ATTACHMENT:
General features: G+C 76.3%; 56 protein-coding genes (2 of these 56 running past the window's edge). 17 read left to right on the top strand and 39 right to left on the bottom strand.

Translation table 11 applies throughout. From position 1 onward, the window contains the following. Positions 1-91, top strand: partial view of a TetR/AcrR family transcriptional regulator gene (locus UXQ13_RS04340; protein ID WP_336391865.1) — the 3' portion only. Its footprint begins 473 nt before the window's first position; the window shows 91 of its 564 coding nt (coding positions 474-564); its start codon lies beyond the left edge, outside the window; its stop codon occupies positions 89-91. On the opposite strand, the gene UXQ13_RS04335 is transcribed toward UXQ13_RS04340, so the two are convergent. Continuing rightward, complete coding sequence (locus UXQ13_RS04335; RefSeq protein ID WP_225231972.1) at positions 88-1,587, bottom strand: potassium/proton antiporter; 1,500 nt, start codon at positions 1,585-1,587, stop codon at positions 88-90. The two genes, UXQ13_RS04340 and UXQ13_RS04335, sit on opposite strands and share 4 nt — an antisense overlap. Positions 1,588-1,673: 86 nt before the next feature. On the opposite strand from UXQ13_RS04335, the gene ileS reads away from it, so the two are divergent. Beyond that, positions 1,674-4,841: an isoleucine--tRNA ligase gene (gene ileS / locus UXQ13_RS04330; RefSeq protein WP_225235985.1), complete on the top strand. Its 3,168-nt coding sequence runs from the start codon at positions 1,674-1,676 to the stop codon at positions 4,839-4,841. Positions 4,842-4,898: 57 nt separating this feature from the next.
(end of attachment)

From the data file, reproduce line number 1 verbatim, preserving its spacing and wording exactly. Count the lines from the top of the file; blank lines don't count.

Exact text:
General features: G+C 76.3%; 56 protein-coding genes (2 of these 56 running past the window's edge). 17 read left to right on the top strand and 39 right to left on the bottom strand.